fashgif:

SIMONE ROCHA SPRING 2013 RTW

liars:

This is Haleek Maul.

  1. Camera: Canon EOS 5D Mark II
  2. Aperture: f/1,8
  3. Exposure: 1/100th
  4. Focal Length: 85mm

alamaquina:

originalgiantcontent:

I call this one “Bombed”.

One of my favorites

  1. Camera: Nikon D50
  2. Aperture: f/5
  3. Exposure: 1/100th
  4. Focal Length: 38mm

(Fuente: mondaywhite)

xmorbidcuriosityx:

Santa Muerte, San la Muerte and The Fascinating History of Death Personified in Latin America

I took the photos you see above over a series of trips to Los Angeles to document the fascinating phenomonon of Santa Muerte, a sacred figure worshipped as part of the larger pantheon of Catholic saints in Mexico and now also, with the wave of Mexican migrants, in the United States as well. Thought to have its roots in a syncretism of the beliefs of the native Latin Americans and the colonizing Spanish Catholics, the name literally means “Holy Death” or “Saint Death,” and she—also fondly referred to as “The Skinny Lady—tends to be worshipped by disenfranchised members of society such as criminals, prostitutes, transvestites, the very poor, and other people for whom conventional Catholicism has not provided a better or safer life.

Doing some research into the matter, I recently stumbled upon Frank Graziano’s Cultures of Devotion: Folk Saints of Spanish America, which offers fascinating insight into the genesis of both Santa Muerte and the very similar San La Muerte tradition, which developed independently from a similar native/Catholic syncretism in other areas of Latin America; I also would give anything to see one of the bizarre theatrical productions described below:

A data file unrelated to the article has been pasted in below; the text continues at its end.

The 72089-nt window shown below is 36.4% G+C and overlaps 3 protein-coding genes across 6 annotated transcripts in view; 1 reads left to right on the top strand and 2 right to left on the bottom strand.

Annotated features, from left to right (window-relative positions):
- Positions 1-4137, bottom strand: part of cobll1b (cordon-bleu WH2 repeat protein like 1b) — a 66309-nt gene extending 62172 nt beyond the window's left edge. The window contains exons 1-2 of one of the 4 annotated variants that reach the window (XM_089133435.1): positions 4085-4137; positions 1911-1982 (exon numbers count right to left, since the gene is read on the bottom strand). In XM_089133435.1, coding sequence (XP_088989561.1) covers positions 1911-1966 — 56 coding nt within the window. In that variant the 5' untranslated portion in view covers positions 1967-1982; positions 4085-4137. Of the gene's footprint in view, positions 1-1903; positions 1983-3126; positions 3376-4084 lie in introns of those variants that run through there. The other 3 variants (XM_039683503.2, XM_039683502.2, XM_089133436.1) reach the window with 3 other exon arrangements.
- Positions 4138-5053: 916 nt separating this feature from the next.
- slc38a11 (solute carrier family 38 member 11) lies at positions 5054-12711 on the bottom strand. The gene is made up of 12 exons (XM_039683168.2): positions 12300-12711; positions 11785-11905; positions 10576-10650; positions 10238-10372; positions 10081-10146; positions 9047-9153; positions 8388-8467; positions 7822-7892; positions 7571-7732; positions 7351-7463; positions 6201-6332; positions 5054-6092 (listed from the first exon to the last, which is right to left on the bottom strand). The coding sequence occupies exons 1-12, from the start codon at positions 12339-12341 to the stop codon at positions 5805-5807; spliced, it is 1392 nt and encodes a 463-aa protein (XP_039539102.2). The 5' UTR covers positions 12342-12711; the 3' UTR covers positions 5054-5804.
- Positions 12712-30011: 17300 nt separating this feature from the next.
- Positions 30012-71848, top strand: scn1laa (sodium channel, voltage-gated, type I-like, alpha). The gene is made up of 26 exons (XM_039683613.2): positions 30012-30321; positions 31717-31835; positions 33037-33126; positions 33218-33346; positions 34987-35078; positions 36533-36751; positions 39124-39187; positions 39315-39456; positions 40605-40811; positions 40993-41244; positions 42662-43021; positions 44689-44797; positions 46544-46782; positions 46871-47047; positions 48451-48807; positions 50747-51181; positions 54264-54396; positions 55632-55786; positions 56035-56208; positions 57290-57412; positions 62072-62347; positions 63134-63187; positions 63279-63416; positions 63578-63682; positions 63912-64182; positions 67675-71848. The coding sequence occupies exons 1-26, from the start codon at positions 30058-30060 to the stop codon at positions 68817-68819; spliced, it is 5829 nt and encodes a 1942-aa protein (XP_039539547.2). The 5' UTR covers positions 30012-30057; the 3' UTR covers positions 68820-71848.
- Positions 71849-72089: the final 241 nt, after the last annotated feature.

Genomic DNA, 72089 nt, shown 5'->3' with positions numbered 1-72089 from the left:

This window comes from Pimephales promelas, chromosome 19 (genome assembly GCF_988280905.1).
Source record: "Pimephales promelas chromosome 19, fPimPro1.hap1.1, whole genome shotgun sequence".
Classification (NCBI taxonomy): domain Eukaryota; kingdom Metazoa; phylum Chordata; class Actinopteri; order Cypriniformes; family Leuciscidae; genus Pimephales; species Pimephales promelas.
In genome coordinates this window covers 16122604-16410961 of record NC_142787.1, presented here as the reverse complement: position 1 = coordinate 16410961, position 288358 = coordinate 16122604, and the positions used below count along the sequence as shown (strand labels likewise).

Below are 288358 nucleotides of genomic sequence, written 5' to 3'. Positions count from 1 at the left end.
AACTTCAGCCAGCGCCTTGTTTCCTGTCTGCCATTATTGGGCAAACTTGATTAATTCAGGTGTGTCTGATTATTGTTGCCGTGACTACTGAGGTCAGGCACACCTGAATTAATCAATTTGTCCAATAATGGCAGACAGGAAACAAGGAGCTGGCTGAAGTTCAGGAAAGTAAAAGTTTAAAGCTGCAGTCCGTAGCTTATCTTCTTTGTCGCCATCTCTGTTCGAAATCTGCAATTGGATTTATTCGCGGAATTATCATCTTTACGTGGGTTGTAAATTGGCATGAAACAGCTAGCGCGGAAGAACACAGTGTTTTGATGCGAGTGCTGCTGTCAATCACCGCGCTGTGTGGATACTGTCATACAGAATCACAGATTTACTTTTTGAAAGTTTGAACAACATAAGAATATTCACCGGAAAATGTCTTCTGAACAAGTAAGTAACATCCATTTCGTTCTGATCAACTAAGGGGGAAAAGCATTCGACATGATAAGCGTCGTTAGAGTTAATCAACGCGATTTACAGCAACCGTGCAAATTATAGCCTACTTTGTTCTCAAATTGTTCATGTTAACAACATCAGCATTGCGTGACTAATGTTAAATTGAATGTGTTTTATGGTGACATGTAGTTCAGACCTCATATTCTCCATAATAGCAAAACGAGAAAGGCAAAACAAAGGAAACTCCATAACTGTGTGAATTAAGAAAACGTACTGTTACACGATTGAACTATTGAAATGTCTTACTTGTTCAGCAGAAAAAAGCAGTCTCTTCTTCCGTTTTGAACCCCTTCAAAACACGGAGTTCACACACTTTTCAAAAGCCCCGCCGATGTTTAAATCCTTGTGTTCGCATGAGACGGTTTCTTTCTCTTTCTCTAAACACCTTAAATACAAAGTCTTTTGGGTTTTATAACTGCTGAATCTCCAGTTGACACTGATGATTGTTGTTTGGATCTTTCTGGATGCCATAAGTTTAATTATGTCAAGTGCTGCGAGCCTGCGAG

In the Jesuit missions, the publication of many books included, in 1705, a translation of Juan Eusebio Nieremberg’s De la Diferencia Entre lo Temporal y Eterno.Among the engravings in the book was one of a triumphant personified death, holding a sickle (a variation on the scythe) in one and and an hourglass in the other. Death as a skeleton also appears in another image, which was likewise copied from a European original. 
These engravings document the presence of the Grim Reaper in the missions, but more important in folk culture were theatrical productions staged by the Jesuits for the Guaranís’ religious instruction. The performances often included Christ’s resurrection, with props of skulls and bones and with the Grim Reaper in the supporting cast for dramatization of Christ’s triumph over death. Such performances contributed to fixing the personified image of death within a religious context. 
Almost all the artists in Jesuit missions were Guaranís who were trained by Europeans. These indigenous carvers of saints thought of their work more religiously than artistically: “Image-makers quite literally believed that they were making saints and gods.” This observation is particularly suggestive in the context of San La Muerte, whose traditionalal carvers were likewise creating, not representing, a supernatural power. For the Guaraní mission artists, “The reality of things was not expressed by imitating their visual appearance, as in European art, but by capturing their essence.” The imagery, including the image of death personified, was adopted from European traditions and then invested with this “essence.” The carvings transcend mere representation and become empowered in themselves like amulets.

All of this also brings to mind the wonderful 18th century book La Portentosa Vida de la Muerte (The Astounding Life of Death); more on that here.

All photos you see above are from my trips to Los Angeles to document the Santa Muerta phenomenon; for more, click here to see my complete Flickr set.

From the amazing Morbid Anatomy - be sure to check out the blog!